Posted by: lisetta | July 31, 2007

Run rabbit run

Coniglio at Eataly
My snapshot, from Eataly in Torino.

The very best rabbit I’ve ever eaten was prepared by my good friend Alain in Paris. He bought it at the market under the metro tracks in the 15eme, soaked it in red wine for a day or two and then stewed it with carrots, onions, olives and herbs. For years I tried to recreate the dish, to no avail.

Carla likes to serve rabbit that’s been deboned and rolled into a savory stuffed roast. Prepared at the local butcher and cooked simply, the rabbit roast is a sure crowd pleaser. Bugialli explains how to debone a rabbit in his Classic Techniques of Italian Cooking, but I haven’t the will or a knife quite sharp enough to do the job.

Josh and I drove all around town one evening, looking for a rabbit for Miguel’s version of paella valenciana, which contained fava beans, chorizo and red peppers, but no seafood. More recently I’ve eaten a Moroccan twist on rabbit, stewed with preserved lemon. Years ago, I even wrote a personals ad on Craigslist entitled “rabbit and polenta”. I got lots of hate mail from vegans and one guy’s grandmother’s recipe for hassenpfeffer, but no dates. Still wonder why?!

It seems that just about everyone has their favorite way of preparing rabbit, the “poor man’s” meat, which in the US has gone high end. At Osteria the other night, Mark Vetri’s grandmother’s recipe graced our table: rabbit ‘casalinga’ –housewife rabbit– cooked in butter and sage and served on a bed of polenta. It was quite delicious as well, as my friend’s photo shows:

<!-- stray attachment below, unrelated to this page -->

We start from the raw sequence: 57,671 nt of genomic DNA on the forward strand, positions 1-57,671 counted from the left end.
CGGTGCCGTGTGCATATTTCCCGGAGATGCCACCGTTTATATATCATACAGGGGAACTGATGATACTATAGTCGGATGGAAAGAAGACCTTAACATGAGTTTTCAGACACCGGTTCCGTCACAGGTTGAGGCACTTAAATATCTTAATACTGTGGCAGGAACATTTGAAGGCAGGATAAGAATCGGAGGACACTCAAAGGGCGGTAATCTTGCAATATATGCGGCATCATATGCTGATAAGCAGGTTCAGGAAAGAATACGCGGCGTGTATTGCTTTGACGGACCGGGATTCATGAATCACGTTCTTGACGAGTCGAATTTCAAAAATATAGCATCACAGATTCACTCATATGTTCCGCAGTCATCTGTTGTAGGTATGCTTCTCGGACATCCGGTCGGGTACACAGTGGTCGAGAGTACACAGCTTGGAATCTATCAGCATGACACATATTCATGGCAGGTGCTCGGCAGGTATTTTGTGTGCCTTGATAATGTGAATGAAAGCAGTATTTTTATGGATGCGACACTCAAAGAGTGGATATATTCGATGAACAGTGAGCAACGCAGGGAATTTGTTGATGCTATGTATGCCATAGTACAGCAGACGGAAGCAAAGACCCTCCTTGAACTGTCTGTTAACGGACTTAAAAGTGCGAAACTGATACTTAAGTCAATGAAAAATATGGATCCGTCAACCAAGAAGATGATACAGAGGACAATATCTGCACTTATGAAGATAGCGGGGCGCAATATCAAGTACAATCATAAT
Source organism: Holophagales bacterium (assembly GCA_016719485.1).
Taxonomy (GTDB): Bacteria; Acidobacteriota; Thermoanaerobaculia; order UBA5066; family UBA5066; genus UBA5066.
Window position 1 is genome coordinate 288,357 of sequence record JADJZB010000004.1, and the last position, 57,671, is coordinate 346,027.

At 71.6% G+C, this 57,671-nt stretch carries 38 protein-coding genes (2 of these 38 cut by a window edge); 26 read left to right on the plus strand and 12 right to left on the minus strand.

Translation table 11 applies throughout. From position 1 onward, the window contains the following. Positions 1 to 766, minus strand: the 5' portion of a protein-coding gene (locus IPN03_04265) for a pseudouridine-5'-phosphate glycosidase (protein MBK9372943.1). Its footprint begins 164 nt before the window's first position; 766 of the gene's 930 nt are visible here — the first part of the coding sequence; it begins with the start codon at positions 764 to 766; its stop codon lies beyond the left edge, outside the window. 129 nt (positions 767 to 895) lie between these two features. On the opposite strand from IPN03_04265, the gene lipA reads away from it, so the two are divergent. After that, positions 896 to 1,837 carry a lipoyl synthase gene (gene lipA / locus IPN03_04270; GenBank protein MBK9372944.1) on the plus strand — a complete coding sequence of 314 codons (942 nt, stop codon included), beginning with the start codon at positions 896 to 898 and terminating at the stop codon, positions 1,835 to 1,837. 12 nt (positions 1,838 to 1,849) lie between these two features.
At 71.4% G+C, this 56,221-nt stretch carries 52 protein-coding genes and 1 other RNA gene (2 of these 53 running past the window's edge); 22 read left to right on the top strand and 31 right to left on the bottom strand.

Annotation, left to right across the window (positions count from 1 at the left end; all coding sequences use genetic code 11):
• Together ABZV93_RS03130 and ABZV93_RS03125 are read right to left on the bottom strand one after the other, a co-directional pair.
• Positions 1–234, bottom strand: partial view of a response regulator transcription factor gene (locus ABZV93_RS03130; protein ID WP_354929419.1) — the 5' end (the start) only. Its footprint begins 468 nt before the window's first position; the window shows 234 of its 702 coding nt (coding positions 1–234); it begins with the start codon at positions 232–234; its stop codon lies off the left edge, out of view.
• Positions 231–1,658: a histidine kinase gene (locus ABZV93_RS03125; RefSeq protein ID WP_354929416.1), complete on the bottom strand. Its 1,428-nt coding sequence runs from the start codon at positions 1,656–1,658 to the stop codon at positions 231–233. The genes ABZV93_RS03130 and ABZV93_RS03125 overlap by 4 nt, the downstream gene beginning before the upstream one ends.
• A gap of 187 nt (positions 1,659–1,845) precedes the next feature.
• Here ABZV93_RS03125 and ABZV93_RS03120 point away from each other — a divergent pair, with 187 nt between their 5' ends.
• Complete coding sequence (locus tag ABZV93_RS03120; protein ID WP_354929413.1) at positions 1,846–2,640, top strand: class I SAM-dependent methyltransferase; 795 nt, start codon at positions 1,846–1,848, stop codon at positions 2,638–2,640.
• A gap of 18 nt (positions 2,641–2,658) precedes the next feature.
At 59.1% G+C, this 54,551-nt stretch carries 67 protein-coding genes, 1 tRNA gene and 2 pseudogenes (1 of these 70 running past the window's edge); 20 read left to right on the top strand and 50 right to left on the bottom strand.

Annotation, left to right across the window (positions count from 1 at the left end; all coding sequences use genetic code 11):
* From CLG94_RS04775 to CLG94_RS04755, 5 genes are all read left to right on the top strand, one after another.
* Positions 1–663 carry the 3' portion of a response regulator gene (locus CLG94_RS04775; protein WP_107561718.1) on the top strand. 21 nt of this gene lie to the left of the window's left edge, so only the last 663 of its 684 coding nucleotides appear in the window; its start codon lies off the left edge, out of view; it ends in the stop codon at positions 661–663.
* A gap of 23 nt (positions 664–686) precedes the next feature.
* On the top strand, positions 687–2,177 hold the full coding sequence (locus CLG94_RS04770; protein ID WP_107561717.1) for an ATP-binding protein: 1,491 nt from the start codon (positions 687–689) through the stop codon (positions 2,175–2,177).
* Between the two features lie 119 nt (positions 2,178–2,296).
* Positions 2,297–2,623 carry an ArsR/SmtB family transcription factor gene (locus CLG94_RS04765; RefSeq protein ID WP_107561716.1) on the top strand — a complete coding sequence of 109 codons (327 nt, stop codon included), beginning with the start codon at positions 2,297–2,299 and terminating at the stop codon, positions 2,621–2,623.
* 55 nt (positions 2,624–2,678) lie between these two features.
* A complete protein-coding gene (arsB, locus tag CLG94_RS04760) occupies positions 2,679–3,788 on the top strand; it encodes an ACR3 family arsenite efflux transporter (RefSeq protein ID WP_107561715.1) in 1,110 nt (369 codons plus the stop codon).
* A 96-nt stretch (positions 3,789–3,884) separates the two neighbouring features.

Osteria rabbit

Don’t know when I’ll actually cook rabbit again; just got to thinking about it tonight.

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Responses

  1. OH NO!!!! Have you forgotton our pet rabbit? O.M.G.!!

  2. Yes, I remember Hoppy Bunny, the lop-eared black rabbit you bought while I was in college. Good thing he was around well before my rabbit eating days! If it’s any consolation, I’m unable to eat small birds. 🙂


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